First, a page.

Whitby, as we know it today, was a double house—the ecclesiastical term for a community that included both men and women. Archaeological excavations indicate it consisted of a dormitory for unmarried men and another for unmarried women, separated by a chapel and small cottages housing married religious.

Hilda (whose name was simply Hild in Anglo-Saxon English) presided over the entire community and under her leadership the Abbey of Whitby became a major center of learning—alma mater to five bishops, as well as Caedmon, arguably the greatest poet in the Anglo- Saxon language.

In his History of the English Church and People, The Venerable Bede records that the original ideals of monasticism were strictly maintained in Hilda’s abbey. All property and goods were held in common; Christian virtues were exercised, especially peace and charity.

Everyone had to study the Bible and do good works. Bede describes Hilda as a woman of great energy, who was a skilled administrator and teacher. “All who knew her called her mother because of her outstanding

devotion and grace” he writes.

According to Bede, Hilda gained such a reputation for wisdom that kings and princes sought her advice. But she was also deeply concerned about the welfare of the ordinary people in her charge—people such as Cædmon, a monk, who started life as a cow herd at the monastery.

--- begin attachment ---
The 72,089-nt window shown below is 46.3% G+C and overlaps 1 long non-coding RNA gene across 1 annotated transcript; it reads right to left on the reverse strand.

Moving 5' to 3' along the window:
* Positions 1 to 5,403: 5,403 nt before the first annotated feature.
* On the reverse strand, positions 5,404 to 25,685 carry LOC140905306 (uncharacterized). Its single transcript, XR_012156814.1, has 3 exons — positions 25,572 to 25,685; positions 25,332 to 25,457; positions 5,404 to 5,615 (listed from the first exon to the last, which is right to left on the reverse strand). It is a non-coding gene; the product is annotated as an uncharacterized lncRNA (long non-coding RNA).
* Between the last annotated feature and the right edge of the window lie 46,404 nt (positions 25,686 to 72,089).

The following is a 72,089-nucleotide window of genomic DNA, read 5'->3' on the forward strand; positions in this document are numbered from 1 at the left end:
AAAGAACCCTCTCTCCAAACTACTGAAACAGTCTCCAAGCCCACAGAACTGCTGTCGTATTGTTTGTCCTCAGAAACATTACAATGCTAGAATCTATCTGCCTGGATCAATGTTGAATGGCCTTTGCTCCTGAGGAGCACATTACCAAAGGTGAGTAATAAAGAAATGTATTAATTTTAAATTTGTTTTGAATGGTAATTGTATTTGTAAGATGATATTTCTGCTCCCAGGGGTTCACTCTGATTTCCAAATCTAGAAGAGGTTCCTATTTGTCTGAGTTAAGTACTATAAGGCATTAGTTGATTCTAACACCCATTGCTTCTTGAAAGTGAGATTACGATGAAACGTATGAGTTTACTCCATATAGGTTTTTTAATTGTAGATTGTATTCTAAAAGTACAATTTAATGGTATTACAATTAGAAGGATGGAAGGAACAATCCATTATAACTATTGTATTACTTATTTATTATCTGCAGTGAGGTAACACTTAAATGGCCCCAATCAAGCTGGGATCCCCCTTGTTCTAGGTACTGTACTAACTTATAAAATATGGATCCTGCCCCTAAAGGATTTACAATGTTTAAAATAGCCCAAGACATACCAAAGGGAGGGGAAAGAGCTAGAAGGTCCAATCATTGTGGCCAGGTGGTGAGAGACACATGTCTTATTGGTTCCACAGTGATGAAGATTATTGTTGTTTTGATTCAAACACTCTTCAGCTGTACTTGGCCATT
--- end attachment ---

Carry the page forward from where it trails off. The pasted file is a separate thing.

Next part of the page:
According to legend, Caedmon was so embarrassed at being tongue-tied, he spent his evenings in the cowshed rather than remain in the refectory where the community customarily listened to Gospel stories and sacred poetry.

However, one evening, after drifting off to sleep, Caedmon experienced a life-changing vision of Jesus in which our Lord asked him to compose a poem. That poem was a masterpiece that became famous as the Song of Caedmon.

Hilda recognized his gift and encouraged him to develop it, inspiring the former cow herd compose a large corpus of religious poems in the Anglo-Saxon tongue—most of them metrical paraphrases of narratives from Genesis and the Gospels.

In 664, King Oswy of Northumbria chose Hilda’s monastery as the venue for the Synod of Whitby, the first synod of the Church in his kingdom. He invited churchmen from as far away as Wessex to attend the synod.

The king’s intention was to reconcile Celtic and Roman ecclesiastical practice in order to standardize worship throughout his realm. Most of those present, including Hilda, accepted the king’s decision to adopt the method of calculating Easter used in Rome, as well as the Roman style of eucharistic vestments and the tonsure as the monastic haircut is known.

The monks from Lindisfarne would not accept this and withdrew to Iona and later, to Ireland. Ironically. how- ever, it turns out that their method of calculating of Easter was more accurate that the Roman one.

Hilda herself greatly preferred the Celtic customs in which she had been reared, but once the decision had been made, she used her moderating influence in favor of its peaceful acceptance. GPH✠